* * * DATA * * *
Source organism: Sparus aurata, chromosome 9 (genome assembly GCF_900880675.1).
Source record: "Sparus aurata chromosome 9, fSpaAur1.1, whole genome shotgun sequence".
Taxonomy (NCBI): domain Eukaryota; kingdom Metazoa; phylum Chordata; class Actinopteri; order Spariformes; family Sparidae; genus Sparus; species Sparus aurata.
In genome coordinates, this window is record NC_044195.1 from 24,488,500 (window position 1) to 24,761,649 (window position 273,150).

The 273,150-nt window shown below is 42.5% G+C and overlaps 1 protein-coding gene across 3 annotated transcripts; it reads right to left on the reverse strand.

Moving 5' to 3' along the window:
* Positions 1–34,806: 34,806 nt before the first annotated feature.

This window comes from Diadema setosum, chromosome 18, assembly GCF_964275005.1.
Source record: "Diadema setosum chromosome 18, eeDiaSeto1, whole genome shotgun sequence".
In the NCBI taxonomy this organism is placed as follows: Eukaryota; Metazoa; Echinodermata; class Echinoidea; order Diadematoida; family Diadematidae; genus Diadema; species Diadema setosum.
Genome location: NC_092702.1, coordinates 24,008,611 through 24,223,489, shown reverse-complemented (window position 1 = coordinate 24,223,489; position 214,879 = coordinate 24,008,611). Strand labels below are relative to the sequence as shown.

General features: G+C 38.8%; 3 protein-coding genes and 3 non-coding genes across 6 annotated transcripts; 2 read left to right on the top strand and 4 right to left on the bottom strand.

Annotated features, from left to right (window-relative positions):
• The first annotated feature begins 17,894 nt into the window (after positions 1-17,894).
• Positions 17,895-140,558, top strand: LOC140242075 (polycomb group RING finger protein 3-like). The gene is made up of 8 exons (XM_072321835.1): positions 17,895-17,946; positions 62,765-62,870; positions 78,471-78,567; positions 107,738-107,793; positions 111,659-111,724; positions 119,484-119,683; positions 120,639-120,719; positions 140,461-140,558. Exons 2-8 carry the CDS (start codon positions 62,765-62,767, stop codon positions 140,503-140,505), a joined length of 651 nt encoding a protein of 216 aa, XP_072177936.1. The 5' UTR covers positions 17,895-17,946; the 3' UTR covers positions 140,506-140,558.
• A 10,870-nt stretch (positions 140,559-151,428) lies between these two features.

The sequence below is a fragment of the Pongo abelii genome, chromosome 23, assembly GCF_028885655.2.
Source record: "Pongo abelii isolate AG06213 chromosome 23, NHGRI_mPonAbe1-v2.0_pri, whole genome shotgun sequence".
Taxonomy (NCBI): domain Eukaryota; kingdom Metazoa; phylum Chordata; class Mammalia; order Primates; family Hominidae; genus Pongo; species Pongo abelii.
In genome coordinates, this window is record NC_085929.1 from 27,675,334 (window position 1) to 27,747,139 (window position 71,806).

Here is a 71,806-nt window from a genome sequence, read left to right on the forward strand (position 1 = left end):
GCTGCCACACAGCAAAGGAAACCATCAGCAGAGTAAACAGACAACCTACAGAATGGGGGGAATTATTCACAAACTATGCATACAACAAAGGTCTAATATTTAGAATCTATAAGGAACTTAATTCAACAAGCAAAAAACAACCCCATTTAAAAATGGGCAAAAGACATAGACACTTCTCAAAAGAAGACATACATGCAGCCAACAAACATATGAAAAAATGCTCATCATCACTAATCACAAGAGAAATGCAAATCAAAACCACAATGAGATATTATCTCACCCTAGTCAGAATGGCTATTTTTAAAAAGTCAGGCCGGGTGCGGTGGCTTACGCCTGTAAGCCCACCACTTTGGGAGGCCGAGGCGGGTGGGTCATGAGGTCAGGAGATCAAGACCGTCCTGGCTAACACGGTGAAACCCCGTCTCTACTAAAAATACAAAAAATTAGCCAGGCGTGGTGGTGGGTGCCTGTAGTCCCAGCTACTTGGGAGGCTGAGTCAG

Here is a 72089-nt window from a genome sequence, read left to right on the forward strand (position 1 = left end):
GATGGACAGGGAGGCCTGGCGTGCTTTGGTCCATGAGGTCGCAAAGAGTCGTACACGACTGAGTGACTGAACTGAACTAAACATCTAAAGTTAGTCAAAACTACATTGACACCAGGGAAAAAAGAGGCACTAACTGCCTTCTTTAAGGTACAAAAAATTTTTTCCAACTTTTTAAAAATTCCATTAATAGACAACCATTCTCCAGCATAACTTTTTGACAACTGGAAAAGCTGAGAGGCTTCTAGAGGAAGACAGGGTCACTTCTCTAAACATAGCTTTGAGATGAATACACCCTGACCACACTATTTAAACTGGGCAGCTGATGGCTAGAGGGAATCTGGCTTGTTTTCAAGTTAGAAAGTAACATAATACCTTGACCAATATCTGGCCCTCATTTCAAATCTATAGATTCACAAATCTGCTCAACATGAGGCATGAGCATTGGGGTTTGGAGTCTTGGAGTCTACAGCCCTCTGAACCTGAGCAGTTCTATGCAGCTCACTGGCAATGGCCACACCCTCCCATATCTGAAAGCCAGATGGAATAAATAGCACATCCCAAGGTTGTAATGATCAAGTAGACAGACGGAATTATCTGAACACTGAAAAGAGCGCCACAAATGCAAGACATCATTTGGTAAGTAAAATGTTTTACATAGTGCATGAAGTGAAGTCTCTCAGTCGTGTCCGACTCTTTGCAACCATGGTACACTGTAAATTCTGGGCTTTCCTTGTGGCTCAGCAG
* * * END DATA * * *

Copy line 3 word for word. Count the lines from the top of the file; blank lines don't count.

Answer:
Taxonomy (NCBI): domain Eukaryota; kingdom Metazoa; phylum Chordata; class Actinopteri; order Spariformes; family Sparidae; genus Sparus; species Sparus aurata.